July 3, 2016 at 10:43PM

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Matt Workman
Cinematographer
255

Pretty cool, interesting that most people with success can remember that one moment everything changed.

That must have been amazing to shoot that video and get flown out.

July 4, 2016 at 12:29AM

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Companies do not look for free work; amateurs do.

And amateurs are the ones wiling to do it. Professionals (and their results) cost money, and any legitimate enterprise knows that and will plan accordingly.

July 9, 2016 at 7:55AM, Edited July 9, 7:55AM

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David Gurney
DP
1984

Again, your comment is only true in regards to the top two tiers listed. For Solo and Indie projects, Ninjamonkey is right on the money. No DP that "commands" any rate would be competing for a $500/day job. In contrast no production paying $500/day is going to be backed by a professional production company. The people competing for these spots and a lot of the Indie work are most definitely swimming in the same pool as some of the DP's willing to work for free to build their reels.

July 4, 2016 at 12:58AM

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J.M. Anderson
Director of Photography
479

I wish I made $500 a day...I am lucky to get $150 bringing 3 cameras, lighting and sound.

July 4, 2016 at 1:42AM, Edited July 4, 1:44AM

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Ninja, is it your goal to be a cinematographer? A project that would expect the DP to bring 3 cameras, lighting, and sound might not be the right project for you. Can you link me your Instagram account?

July 4, 2016 at 7:21AM

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Matt Workman
Cinematographer
255

Matt, yup that is my main goal but I also have to eat. Many productions I am hired for require the DP to run multiple camera alone as well as record audio.

Here is a link to my Vimeo - https://vimeo.com/frankahernandez

Instagram mostly dedicated to my wedding business - ninjamonkeymedia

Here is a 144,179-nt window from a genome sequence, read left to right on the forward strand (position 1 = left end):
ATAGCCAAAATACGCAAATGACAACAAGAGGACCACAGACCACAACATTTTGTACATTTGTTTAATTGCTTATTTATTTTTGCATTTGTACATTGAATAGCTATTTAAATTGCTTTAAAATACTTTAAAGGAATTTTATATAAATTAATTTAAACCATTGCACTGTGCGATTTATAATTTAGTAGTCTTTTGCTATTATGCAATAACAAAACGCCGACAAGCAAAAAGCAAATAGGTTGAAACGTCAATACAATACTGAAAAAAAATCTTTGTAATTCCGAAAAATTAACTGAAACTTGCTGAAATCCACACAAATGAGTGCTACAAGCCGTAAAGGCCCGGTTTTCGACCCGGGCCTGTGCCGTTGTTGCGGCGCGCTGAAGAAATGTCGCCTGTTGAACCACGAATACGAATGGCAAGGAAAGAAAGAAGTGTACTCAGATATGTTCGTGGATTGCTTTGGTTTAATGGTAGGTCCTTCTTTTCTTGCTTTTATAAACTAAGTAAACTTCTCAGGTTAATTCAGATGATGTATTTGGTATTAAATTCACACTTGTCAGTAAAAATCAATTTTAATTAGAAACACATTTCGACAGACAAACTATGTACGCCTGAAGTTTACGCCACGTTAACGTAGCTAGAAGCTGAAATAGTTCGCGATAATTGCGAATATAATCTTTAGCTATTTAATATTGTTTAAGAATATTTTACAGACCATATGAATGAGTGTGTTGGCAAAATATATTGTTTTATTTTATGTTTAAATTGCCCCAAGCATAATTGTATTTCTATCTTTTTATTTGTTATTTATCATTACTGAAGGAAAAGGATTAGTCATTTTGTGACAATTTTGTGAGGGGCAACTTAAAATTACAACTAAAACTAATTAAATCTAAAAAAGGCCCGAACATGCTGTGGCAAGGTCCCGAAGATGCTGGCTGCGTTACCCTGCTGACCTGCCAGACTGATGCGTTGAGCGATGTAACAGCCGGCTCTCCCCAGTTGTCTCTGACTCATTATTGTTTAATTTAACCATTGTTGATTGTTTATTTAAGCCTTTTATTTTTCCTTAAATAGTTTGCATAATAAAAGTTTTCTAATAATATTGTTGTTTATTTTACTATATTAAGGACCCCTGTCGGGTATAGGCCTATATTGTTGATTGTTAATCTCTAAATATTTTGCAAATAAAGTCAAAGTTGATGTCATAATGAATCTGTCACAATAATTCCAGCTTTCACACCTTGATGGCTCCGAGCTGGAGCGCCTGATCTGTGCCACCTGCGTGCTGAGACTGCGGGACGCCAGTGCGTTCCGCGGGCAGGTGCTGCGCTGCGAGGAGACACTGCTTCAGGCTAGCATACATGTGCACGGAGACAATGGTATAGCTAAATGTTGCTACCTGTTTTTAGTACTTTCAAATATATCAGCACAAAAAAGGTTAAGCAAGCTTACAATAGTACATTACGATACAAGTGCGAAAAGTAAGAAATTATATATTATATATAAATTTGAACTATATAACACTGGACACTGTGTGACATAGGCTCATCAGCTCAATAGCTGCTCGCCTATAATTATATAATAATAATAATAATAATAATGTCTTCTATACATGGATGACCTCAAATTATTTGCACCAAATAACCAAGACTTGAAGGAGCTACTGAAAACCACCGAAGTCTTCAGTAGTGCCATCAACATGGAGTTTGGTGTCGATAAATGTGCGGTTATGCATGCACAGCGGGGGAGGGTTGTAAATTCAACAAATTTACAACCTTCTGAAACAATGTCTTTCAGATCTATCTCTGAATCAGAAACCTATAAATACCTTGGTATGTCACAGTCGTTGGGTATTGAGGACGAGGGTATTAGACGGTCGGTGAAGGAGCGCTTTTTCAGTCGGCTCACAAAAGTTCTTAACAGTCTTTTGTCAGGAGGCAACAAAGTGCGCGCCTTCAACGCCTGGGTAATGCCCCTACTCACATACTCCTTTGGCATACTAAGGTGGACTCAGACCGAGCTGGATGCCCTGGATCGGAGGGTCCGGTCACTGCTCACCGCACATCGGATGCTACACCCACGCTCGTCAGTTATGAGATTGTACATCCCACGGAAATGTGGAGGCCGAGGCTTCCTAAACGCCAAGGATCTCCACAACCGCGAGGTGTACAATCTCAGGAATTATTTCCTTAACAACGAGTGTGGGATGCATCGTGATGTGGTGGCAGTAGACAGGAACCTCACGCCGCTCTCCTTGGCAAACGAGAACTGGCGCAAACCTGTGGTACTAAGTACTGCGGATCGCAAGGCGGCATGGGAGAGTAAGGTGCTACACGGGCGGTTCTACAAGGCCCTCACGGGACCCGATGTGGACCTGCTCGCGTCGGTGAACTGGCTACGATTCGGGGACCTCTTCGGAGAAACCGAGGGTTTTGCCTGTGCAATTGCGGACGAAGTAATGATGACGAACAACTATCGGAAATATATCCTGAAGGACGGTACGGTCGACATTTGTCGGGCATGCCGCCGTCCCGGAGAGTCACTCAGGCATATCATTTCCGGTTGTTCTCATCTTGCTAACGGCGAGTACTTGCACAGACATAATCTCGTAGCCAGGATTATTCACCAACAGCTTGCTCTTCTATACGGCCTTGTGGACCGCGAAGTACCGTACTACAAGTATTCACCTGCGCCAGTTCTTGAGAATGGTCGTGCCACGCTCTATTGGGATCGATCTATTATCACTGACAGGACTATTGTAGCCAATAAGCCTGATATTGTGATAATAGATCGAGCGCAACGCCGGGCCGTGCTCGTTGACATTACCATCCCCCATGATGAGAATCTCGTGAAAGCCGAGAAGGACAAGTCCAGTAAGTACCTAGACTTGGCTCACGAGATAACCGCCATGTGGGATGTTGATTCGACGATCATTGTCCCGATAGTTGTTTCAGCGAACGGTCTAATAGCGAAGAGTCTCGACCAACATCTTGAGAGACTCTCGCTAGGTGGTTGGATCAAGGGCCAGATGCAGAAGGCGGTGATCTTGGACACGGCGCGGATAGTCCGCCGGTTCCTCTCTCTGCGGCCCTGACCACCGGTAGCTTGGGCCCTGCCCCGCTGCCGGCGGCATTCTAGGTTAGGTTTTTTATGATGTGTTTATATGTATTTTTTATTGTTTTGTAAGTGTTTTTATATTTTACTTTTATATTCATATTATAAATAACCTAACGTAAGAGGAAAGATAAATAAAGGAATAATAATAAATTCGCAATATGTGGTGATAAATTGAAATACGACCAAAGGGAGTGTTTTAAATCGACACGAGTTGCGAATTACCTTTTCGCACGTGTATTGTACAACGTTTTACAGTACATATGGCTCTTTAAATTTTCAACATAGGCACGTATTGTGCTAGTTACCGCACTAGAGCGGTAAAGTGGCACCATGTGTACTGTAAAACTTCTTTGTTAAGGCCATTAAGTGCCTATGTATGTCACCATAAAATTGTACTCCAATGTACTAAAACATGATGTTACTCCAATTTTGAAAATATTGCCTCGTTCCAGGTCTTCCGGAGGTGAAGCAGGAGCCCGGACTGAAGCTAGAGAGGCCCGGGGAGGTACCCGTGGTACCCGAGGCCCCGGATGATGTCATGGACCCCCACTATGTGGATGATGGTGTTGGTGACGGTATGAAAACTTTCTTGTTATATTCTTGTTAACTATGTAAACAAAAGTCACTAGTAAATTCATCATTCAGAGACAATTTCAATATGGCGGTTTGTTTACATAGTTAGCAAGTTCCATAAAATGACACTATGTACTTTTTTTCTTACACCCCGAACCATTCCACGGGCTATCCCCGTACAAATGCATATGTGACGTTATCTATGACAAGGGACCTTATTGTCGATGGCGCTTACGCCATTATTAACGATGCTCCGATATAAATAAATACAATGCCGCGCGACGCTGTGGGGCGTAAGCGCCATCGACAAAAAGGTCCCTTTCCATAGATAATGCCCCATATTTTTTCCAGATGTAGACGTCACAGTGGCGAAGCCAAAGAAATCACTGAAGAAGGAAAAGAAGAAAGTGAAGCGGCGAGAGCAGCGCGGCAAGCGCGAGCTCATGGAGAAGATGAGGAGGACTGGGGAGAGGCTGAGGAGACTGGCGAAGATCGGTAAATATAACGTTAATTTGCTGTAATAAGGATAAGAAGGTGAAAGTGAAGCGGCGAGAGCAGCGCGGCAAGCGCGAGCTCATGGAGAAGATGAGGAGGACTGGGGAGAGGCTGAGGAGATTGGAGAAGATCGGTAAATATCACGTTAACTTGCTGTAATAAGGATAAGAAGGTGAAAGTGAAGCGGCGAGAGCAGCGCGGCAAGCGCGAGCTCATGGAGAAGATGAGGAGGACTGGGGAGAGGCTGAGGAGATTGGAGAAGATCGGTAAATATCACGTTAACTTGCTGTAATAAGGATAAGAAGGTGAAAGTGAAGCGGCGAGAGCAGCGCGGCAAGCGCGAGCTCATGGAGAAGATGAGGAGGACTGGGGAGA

www.ninjamonkeymedia.com

July 4, 2016 at 9:56AM, Edited July 4, 10:23AM

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So Frank, I see two separate things going on with you.

1. You run a Wedding Video business.
2. You have freelance DP work.

Those things are completely different endeavors. I would keep your wedding work separate from your cinematography work.

You need FrankHernandezDP.com and you should only put up your best commercials, music videos, and narrative work. No wedding work.

If you want to get to point where people hire you just for DP work, they won't want to see your wedding work.

Just my opinion, but I work with a lot DPs at all levels every day.

Cheers,

Matt

July 4, 2016 at 12:51PM

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Matt Workman
Cinematographer
255

Matt,

I have already been doing this. My website www.ninjamonkeymedia.com is only my DP work, I have another website for wedding work.

I know it looks bad to have weddings on my Vimeo, but I have to do weddings to make money. I want to have two seperate vimeos, but that is not an option right now.

have not found another way around filming weddings to eat because brides are still willing to pay for a DP. This has changed a lot this last year, the wedding business is feeling cheap A7S shooters hitting it hard. My bookings last year dropped by 50% while I put out some of my best work. Most of my commercial/film work was done for free, so much competition out there it's really scary and depressing for me. I figure eventually I need to get a real job, but I'm giving it 20 years like I mentioned.

July 4, 2016 at 12:56PM, Edited July 4, 1:12PM

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This is just my advice on it, you know your market.